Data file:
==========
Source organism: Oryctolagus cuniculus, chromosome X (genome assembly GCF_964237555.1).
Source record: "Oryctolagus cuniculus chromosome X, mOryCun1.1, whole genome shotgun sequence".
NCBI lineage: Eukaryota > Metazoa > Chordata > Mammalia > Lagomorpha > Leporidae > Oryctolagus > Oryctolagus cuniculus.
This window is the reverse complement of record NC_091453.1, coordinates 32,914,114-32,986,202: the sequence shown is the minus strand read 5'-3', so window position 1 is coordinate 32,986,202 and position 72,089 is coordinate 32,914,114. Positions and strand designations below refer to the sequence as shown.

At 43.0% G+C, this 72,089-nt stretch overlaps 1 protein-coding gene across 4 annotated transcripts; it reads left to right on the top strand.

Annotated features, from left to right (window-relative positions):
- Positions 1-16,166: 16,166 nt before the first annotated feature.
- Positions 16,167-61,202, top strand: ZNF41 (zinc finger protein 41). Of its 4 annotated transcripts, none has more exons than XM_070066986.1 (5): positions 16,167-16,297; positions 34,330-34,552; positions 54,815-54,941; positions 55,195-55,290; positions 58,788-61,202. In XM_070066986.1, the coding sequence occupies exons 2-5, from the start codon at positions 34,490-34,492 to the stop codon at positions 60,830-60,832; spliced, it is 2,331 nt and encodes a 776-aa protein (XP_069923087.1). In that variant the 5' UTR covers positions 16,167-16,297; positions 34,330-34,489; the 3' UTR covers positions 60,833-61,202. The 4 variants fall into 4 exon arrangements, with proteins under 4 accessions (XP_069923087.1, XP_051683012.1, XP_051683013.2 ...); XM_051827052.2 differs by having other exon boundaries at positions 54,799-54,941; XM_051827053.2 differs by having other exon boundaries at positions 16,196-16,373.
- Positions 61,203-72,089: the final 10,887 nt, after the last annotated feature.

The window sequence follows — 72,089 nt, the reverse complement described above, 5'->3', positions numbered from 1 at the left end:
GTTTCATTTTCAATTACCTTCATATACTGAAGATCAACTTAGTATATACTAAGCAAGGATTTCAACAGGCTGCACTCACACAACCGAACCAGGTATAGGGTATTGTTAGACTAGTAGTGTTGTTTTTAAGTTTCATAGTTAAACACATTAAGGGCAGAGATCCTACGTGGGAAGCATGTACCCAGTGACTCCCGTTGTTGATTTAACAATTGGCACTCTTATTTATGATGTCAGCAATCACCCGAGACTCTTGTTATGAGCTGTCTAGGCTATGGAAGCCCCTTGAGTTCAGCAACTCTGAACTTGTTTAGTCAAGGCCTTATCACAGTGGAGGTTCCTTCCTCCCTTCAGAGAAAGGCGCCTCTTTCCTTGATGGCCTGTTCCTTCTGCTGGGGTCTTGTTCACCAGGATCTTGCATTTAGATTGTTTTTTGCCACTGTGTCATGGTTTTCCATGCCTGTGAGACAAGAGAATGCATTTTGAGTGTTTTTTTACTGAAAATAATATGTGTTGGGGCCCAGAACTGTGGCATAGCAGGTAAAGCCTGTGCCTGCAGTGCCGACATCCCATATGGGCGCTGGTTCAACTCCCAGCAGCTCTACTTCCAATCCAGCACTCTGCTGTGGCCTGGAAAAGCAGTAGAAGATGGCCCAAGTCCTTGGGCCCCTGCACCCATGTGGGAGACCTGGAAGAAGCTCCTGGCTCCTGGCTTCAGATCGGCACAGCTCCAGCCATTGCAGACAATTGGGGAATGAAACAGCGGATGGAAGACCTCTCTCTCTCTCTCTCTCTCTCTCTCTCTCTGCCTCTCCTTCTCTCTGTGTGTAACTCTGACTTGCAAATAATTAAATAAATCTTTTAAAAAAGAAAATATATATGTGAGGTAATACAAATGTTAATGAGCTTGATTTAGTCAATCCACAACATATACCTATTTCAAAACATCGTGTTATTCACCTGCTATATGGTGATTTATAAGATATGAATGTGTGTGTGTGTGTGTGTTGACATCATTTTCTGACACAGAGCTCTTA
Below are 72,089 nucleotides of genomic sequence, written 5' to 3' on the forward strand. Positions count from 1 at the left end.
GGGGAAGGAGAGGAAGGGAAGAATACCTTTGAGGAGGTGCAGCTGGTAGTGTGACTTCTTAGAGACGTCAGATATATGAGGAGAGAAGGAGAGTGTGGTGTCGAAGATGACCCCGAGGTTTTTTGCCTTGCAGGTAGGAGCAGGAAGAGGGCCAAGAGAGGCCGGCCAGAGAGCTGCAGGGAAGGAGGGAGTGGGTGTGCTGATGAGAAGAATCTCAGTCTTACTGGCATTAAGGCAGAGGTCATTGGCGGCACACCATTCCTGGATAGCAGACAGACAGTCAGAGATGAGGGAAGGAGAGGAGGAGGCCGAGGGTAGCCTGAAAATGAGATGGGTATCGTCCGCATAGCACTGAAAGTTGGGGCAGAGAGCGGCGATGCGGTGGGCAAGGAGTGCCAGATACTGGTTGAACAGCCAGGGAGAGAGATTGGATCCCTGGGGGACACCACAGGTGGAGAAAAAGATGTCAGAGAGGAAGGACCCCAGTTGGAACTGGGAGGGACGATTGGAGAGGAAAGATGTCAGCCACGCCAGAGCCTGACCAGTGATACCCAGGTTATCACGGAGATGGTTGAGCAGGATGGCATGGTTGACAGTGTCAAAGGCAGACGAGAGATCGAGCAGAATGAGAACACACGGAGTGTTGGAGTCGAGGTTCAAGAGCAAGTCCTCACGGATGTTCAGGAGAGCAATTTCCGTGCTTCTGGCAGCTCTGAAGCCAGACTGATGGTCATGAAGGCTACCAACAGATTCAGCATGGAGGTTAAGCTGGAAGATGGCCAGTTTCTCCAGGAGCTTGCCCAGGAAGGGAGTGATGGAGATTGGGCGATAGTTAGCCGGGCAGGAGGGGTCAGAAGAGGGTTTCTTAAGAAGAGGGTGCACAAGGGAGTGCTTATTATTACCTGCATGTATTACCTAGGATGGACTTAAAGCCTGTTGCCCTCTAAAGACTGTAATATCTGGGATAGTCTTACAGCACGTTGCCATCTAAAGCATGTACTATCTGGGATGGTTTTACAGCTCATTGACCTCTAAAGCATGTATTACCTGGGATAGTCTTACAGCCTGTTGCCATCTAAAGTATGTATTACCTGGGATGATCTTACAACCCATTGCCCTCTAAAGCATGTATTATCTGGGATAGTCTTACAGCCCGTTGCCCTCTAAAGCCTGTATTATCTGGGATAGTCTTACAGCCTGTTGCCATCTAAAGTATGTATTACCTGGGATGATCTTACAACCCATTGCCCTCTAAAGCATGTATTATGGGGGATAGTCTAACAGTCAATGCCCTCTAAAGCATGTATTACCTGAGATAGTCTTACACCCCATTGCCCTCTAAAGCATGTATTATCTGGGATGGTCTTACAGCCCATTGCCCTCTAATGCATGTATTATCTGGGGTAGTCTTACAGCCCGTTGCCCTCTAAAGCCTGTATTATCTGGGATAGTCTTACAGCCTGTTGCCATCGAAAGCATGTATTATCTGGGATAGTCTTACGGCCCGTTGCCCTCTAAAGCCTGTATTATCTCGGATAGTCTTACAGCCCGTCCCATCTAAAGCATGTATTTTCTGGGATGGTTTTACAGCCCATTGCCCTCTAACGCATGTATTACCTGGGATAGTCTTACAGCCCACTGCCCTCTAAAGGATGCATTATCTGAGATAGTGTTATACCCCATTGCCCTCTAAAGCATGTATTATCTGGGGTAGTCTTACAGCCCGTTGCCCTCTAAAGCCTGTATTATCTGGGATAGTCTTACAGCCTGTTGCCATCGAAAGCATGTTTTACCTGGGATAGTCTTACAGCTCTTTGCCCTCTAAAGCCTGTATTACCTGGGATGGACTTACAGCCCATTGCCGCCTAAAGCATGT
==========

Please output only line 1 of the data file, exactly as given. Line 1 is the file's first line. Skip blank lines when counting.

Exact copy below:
Source organism: Oryctolagus cuniculus, chromosome X (genome assembly GCF_964237555.1).